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The Dutch have fought against the sea for centuries. They have had devastating storms and in the Fifties they spent over 50 Billion Dollars to built an elaborate system of water control projects, including enormous dykes. They have also built a storm surge gate to protect the city of Rotterdam and surrounding areas from sudden surges of water entering the Rhine Delta region.
The pictures below shows the storm surge protector near Rotterdam. It is difficult to imagine the enormity of these two gates. One picture is a scale model and the lower picture shows the actual gate system. Each one of the two gates has twice the amount of steel that was used to build the Eiffel tower.
The Netherlands does not have the luxury to participate in endless debates on how much human beings and countries impact climate change and rising oceans levels. A large part of Holland is already below sea level and protected by an elaborate sytem of dykes and gates.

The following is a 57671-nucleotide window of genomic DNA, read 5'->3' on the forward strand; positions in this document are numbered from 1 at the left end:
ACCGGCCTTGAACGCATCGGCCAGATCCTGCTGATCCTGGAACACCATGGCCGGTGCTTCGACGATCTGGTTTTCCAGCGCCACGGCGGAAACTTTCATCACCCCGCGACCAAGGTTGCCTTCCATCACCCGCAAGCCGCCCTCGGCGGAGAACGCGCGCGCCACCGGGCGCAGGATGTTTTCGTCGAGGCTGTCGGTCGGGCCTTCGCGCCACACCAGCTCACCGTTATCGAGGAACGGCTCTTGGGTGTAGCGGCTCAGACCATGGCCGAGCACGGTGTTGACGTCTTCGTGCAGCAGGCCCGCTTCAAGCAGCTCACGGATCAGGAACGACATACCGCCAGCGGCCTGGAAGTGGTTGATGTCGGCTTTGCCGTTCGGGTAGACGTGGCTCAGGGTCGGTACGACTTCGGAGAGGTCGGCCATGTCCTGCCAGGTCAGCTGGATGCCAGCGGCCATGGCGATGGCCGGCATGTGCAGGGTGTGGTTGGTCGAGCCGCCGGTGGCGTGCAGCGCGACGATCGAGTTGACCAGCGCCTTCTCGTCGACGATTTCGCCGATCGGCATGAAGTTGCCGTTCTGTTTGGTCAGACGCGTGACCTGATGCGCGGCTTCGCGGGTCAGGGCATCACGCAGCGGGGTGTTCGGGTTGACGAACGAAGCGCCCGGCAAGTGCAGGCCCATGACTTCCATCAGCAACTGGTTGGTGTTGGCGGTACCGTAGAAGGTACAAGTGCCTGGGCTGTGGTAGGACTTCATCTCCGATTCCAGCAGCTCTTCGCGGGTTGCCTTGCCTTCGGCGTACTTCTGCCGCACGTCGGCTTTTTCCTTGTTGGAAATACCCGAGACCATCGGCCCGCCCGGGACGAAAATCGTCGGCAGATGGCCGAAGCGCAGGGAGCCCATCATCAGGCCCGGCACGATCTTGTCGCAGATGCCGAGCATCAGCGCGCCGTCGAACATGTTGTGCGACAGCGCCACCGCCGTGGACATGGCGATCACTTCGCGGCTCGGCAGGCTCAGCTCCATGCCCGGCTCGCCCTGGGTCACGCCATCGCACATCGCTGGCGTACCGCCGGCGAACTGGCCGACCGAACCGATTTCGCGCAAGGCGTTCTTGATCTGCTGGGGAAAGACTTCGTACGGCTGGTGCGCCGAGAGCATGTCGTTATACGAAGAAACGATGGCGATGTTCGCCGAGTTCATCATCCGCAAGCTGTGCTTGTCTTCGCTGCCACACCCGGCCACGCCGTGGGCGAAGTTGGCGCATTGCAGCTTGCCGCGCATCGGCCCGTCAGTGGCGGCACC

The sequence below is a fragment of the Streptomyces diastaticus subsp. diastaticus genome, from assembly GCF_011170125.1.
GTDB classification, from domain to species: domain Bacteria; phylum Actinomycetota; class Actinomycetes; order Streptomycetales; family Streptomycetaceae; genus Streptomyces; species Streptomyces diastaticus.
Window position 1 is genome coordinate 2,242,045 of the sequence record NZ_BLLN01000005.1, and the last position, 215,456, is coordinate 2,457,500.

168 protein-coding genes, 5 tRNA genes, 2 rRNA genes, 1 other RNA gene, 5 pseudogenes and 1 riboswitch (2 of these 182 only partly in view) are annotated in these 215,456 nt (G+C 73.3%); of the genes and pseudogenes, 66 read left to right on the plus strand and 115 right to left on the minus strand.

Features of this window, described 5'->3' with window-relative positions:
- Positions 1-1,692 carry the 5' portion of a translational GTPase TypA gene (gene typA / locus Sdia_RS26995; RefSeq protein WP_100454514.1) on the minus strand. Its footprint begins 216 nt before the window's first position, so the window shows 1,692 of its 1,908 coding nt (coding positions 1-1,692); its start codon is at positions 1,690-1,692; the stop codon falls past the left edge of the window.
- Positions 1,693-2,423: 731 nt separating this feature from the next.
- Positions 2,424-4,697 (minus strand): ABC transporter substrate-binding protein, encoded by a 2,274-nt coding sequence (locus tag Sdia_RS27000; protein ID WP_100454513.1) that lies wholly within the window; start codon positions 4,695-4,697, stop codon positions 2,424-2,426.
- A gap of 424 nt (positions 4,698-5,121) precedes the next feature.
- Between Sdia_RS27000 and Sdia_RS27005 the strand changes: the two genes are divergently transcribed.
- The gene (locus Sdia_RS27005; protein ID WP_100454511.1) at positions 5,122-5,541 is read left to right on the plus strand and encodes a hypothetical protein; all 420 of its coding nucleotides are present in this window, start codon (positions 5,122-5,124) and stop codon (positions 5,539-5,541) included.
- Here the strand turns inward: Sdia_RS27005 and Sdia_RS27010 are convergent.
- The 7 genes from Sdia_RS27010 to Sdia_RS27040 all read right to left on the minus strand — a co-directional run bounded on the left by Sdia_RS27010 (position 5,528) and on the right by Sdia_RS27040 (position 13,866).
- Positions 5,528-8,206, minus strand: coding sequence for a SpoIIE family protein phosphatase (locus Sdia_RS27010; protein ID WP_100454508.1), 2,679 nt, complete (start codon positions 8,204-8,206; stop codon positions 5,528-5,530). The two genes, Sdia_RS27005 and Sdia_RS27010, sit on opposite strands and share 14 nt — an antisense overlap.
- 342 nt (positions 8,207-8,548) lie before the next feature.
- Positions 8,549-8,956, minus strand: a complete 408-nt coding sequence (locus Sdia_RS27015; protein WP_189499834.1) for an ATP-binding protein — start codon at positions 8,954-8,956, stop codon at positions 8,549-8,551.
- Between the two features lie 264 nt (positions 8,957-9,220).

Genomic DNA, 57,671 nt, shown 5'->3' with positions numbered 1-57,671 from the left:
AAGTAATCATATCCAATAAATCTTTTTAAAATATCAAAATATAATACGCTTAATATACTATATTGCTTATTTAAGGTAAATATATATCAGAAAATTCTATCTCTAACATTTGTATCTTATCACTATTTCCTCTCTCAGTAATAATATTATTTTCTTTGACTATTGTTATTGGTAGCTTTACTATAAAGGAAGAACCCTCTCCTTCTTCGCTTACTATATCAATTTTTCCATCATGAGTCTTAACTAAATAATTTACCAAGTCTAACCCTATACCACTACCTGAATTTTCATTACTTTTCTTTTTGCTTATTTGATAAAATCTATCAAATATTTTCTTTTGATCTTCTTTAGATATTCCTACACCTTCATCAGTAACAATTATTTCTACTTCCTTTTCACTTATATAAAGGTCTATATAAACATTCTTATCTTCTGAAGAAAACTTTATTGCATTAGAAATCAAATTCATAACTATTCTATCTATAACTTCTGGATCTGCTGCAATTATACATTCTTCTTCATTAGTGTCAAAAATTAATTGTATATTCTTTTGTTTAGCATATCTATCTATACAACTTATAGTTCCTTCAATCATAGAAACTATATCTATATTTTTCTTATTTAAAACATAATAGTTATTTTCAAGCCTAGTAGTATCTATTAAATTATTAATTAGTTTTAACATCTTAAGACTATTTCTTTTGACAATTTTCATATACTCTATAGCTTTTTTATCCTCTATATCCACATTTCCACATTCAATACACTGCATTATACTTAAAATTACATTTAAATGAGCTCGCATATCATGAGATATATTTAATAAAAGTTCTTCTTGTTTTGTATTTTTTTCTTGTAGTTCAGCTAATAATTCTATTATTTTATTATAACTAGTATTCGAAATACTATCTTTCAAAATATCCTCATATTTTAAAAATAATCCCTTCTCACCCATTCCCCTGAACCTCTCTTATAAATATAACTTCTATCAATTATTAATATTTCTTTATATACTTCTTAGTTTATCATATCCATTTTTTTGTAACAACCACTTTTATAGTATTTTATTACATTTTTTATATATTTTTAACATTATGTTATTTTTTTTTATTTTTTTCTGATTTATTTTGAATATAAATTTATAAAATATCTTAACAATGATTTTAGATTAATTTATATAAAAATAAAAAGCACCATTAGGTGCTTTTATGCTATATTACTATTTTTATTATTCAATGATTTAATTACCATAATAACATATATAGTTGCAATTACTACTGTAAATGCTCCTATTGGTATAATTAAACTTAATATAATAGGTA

There are a growing number of city sections and even entire cities where the homes and the businesses float and many more are under constructions. They are supported by gigantic foundations of concrete, filled with styrofoam. Holland's future relies on living not below the sea level, protected by dykes that will be inadequate with each passing year, but living on the water level itself.
The greatest accomplishment of this small country of 16 million people may not be the medals earned at speed skating or soccer, but securing the survival of its future citizens with practical solutions that are implemented now.